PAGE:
Grand Rapids 'band of angels' seeks worthy companies to bless with cash Investor group selects MotherLode as first buy
by Don Jacobson – businessnorthMarch 4th, 2004 – MotherLode North America, an emerging e-commerce company based in Grand Rapids, plans to hire four new workers this year. That's maybe not a lot in sheer numbers, but it's a sign that efforts to diversify the region's economy and workforce are taking hold.
The hires are coming because the firm has landed an investment from some "angels": specifically, from a new network of community-minded angel investors who have come together to help launch local companies. In the process, they are giving Grand Rapids the means to move beyond its dependence upon the wood products industry.
One of this "band of angels" willing to put personal money on the line is Peter McDermott, acting president of Itasca Development Corp. (IDC). McDermott and his partners have christened their new North Star Fund LLC with a $50,000 equity investment in MotherLode. McDermott figures it this way. In addition to furthering the workforce diversification goals of the development corporation's "Jobs 2020" initiative, he's also taking a personal stake in the region by committing his personal investment resources.
"When I came to the IDC, the issue of jobs diversification was important," he said. "Whether it's been by design or happenstance, we're getting the diversification because larger industries are laying people off or doing the job with fewer workers. Therefore those people who don't want to leave the area are looking for other things to do, and starting their own businesses is an option." Jobs 2020 is a joint public-private effort in Itasca County to unite around a common vision: an economic future that depends less on the primary forest products industry for jobs. Community leaders know new jobs for retrained workers likely will come from small businesses – but only if emerging entrepreneurs can get the capital they need to launch or expand.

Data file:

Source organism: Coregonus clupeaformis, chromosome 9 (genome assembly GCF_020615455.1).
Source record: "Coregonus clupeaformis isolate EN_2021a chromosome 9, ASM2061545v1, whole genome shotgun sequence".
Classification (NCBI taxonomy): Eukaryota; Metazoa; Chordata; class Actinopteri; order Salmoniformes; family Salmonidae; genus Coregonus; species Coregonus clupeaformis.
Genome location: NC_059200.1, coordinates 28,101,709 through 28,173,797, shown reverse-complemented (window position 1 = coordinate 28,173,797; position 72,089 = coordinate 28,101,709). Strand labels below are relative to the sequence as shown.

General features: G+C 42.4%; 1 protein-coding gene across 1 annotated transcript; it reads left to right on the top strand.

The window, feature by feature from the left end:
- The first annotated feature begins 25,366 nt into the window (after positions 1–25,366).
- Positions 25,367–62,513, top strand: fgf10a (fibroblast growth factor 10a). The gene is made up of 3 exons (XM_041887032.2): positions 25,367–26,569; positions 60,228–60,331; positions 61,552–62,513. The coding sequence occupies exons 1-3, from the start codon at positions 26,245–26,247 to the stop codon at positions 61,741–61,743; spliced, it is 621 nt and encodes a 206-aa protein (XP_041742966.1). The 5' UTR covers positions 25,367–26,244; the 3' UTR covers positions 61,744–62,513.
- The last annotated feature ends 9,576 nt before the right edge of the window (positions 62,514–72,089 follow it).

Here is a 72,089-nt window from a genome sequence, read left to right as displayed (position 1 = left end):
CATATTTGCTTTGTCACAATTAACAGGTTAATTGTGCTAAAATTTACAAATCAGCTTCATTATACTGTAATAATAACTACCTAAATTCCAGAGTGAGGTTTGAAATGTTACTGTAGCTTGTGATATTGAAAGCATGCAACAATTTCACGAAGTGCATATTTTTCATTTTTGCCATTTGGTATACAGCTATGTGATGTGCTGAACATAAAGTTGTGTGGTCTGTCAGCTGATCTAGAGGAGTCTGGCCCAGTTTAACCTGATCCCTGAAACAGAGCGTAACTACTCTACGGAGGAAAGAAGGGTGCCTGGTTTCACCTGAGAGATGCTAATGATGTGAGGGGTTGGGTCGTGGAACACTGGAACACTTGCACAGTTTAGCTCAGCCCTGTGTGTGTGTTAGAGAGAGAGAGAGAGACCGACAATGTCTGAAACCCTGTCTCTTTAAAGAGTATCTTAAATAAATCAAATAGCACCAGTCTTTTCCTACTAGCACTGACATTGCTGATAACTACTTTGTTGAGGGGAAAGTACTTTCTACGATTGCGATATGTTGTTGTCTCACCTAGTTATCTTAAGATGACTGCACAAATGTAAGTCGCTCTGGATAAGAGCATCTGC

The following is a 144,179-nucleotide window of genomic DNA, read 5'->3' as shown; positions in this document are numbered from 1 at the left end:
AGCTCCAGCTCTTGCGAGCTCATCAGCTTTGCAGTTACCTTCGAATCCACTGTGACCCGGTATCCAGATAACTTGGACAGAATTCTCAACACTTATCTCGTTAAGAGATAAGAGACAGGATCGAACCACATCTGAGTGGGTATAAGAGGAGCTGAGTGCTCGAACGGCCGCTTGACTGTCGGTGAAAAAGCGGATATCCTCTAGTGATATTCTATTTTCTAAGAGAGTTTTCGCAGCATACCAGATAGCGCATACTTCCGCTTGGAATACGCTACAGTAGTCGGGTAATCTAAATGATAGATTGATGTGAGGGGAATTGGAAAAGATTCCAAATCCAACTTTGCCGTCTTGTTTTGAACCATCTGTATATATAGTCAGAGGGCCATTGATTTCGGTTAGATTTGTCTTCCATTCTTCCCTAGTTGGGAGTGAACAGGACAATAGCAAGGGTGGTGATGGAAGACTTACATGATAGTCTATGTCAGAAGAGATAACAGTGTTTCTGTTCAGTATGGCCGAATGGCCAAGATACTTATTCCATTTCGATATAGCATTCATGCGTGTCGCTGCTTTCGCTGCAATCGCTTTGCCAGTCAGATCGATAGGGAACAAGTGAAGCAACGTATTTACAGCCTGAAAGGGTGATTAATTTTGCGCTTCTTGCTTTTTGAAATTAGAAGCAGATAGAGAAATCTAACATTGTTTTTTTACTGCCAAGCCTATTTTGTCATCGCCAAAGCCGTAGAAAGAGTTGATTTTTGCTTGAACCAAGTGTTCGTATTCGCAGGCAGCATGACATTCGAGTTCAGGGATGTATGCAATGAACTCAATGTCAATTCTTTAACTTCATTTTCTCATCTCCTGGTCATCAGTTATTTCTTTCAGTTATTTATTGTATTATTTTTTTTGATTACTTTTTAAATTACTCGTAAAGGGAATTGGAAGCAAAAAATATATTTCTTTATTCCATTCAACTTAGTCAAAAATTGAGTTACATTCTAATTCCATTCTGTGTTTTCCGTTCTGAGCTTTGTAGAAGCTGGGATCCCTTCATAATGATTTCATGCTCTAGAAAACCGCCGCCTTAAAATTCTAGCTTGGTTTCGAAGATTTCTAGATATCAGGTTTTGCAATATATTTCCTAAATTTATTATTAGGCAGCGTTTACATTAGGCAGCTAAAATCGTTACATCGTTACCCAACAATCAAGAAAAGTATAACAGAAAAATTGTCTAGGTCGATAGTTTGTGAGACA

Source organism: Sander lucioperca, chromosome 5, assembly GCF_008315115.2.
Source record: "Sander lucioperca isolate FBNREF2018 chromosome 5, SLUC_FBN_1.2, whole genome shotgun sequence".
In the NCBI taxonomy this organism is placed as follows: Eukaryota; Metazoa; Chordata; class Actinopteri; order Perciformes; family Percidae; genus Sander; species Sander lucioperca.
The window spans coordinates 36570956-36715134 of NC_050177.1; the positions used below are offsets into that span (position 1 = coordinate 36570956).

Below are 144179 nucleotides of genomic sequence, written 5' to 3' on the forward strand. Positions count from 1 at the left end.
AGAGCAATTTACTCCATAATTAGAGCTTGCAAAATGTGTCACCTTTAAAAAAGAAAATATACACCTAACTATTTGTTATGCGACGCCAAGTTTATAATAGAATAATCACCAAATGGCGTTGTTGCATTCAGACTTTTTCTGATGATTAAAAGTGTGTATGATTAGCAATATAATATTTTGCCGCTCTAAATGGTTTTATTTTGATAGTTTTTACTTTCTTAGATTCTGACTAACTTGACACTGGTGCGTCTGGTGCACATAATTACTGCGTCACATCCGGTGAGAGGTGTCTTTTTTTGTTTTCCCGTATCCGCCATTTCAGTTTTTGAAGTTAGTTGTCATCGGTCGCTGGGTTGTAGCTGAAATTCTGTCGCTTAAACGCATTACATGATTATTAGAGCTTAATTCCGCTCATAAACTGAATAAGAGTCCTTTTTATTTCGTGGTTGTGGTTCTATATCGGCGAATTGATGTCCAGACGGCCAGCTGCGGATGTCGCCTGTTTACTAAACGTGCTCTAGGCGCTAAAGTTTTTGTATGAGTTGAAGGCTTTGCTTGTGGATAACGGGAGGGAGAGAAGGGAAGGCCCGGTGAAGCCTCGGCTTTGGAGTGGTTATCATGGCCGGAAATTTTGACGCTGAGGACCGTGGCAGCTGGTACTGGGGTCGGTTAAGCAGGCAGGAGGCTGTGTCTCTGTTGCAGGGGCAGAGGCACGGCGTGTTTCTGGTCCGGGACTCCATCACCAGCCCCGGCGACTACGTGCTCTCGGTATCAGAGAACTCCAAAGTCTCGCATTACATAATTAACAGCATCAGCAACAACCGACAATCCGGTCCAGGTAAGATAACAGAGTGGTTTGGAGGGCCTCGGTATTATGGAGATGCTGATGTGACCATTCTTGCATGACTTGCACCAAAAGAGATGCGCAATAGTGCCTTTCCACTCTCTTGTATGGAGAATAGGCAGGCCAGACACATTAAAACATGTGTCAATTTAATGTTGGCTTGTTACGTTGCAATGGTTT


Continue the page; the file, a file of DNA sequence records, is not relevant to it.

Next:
MotherLode is co-owned by Ed Zabinski, a former senior management team member at UPM, Blandin Paper Mill, and former Grand Rapids mayor Jim Houlihan. Houlihan also is chief executive at Industrial Lubricants, an industrial supplier there. Zabinski said his two-year-old company has only three-employees, but is poised to grow. MotherLode needed an angel to help it through a key juncture in its evolution. "Our business is gaining traction," he said of the firm that provides customers with automatic, online supply chain management solutions. Essentially, MotherLode creates a paperless, Internet-based way for forest products, mining and utility companies to interact with their suppliers. But as its business model became apparent, Zabinski said the company needed a bit more capital for sales and marketing efforts to cash flow.
"Our first customer was Blandin, and they say the first customer is always the hardest to get. Now we've got a second customer – Basin Electric Power Cooperative of Bismarck, ND. After two years of pitching a business plan, our company was catching on. But normally it's so hard to find investors to help a startup move along."